After my serious dose of nature in Sherbrooke Forest, and my communing with my first-ever lyre bird, I headed up the Tourist Road to Mt. Dandenong and the William Ricketts Sanctuary.
Tourist information stresses filling the petrol tank before leaving. There are no service stations between Te Anau and Milford Sound and I know from this that I’m heading into serious wilderness. It’s a little daunting but I’m almost fearless, intrepid traveller that I’m becoming.
The morning after my visit to Skipton, I was having breakfast at Rosebud Cottage, my B&B in Haworth, when my host asked, ‘Have you heard of Wycoller Beck?’ I hadn’t. ‘Wycoller is the village and Beck is the river that runs through it. It’s a beautiful spot and has a Bronte connection, if you’re still looking for those.’ I was. ‘Turn right out of the driveway, then, and just follow the road. You can’t take your car into the village, though. You have to park and walk down the hill.’
Skipton is one of the towns connected by the Leeds Liverpool Canal. The canal was opened in 1816 and, at 127 miles, is Britain’s longest inland waterway. After spending the morning at Skipton Castle, pretending I was in an episode of Robin Hood, I wandered down the steep High Street to the quay.
If you want to know what heaven is, indulge yourself with hot chocolate made in a chocolate factory: pure liquid chocolate. Anvers Chocolate Factory is situated in a beautiful Californian bungalow, surrounded by cottage gardens, on the outskirts of Latrobe, in the north of Tasmania. I sat next to a window. The room was cold but the light morning sun shone through, emulating warmth. A waitress approached and I ordered my liquid heaven.
One of the places on my Tassie bucket list was the Styx Valley, near the entrance to the Southwest National Park. The car rattled along the last of the gravel road into the car park of the Styx Valley Reserve. I parked beside an archway created by giant ferns, seducing me to peek through.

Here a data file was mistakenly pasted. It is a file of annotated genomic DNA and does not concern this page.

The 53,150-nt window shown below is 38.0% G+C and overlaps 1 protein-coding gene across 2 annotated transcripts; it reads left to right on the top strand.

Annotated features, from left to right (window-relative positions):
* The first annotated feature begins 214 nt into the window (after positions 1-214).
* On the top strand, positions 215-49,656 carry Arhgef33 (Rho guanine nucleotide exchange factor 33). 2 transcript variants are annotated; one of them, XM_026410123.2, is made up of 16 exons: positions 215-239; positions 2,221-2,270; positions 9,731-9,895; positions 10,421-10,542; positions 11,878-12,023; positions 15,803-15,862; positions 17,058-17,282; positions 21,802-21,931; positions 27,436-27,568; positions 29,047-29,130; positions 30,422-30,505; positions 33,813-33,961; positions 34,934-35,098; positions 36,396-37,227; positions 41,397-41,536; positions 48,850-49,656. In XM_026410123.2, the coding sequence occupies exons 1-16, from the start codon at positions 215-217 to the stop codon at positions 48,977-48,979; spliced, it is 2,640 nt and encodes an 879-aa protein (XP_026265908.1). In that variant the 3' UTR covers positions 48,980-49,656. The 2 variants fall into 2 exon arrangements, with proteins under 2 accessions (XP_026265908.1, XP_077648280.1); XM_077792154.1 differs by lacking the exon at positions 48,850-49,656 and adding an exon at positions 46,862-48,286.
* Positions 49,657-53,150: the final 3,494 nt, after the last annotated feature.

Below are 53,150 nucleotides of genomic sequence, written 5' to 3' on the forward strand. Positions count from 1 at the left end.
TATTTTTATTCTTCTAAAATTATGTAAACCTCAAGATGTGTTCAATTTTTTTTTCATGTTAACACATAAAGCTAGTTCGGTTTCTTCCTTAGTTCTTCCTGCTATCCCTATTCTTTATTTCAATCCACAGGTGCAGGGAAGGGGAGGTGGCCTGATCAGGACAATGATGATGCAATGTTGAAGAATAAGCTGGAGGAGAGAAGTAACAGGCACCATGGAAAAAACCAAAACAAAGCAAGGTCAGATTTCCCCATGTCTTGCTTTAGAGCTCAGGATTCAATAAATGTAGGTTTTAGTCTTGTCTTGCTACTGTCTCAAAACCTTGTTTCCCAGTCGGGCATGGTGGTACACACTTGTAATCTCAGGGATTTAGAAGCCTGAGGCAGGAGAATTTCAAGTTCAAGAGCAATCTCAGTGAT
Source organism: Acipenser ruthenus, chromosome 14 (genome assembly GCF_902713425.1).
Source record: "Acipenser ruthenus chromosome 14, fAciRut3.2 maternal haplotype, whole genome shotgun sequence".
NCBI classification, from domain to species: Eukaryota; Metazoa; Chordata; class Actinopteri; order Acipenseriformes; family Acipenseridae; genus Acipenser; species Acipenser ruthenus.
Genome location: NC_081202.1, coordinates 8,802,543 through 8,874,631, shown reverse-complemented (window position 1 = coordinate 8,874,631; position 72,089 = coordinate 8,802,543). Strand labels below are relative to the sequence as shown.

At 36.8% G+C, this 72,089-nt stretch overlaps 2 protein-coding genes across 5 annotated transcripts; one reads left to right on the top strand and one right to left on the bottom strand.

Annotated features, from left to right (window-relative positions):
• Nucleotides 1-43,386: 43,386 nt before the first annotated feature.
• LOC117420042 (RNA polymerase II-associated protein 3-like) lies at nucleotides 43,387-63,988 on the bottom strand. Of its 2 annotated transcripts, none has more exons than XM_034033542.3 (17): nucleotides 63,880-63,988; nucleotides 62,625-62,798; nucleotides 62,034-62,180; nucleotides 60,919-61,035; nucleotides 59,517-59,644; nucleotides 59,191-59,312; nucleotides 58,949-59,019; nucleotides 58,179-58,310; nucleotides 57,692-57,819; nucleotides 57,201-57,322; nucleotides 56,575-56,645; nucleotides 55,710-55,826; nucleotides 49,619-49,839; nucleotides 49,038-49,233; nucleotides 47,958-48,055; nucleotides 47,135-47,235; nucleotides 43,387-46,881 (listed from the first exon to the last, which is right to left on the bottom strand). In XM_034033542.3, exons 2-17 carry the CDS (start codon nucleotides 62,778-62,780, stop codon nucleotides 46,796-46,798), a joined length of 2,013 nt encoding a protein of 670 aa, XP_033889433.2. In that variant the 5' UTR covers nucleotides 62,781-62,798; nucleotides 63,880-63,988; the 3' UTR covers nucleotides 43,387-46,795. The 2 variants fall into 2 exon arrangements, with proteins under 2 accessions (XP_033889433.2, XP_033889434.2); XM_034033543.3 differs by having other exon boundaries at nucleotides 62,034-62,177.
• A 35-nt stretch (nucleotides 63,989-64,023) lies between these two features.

While in Haworth, I decided to catch the bus to Skipton to visit the castle, seeing I’d missed it on my way through. In 1090, Robert de Romille, a Norman baron, built a fort here, but its timber ramparts were not much help against the frequent raids of rampaging Scots. He replaced it with a more formidable stone castle, setting it on top of a rocky bluff.
The Edge of the World. That’s what the sign said and, standing on the hill looking out to sea, that’s how it felt. Untamed and untameable: Arthur River, North-West Tasmania. If you sailed from where the river enters the sea and kept going, you would hit South America without touching land. This accounted for the vicious wind ripping through me and I was grateful for the knitted beanie a caring friend gave me on my announcement that I was exploring Tassie in the depths of winter.
My accommodation sat at the bottom of a steep hill, leading up to the historic village of Haworth, where Charlotte, Emily and Anne Bronte, grew up in their father’s parsonage. It was here they wrote their poetry, short stories and novels. At the top of the hill, I crossed the main road, passed under an arched stone-covered alleyway and entered a tiny town square and another era.
The trouble with a brand new rental car is that there are no scratches already on it and so any I added couldn’t be blamed on the last person. I would have been happier with a ‘bomb’, as long as it kept going. Still, driving that Toyota Hybrid was like nothing I’d ever experienced before. It floated. There was not a bump or rattle, none of the normal sensations, certainly those associated with the cars I’m used to. I glided through the suburbs of Harrogate and out the other side.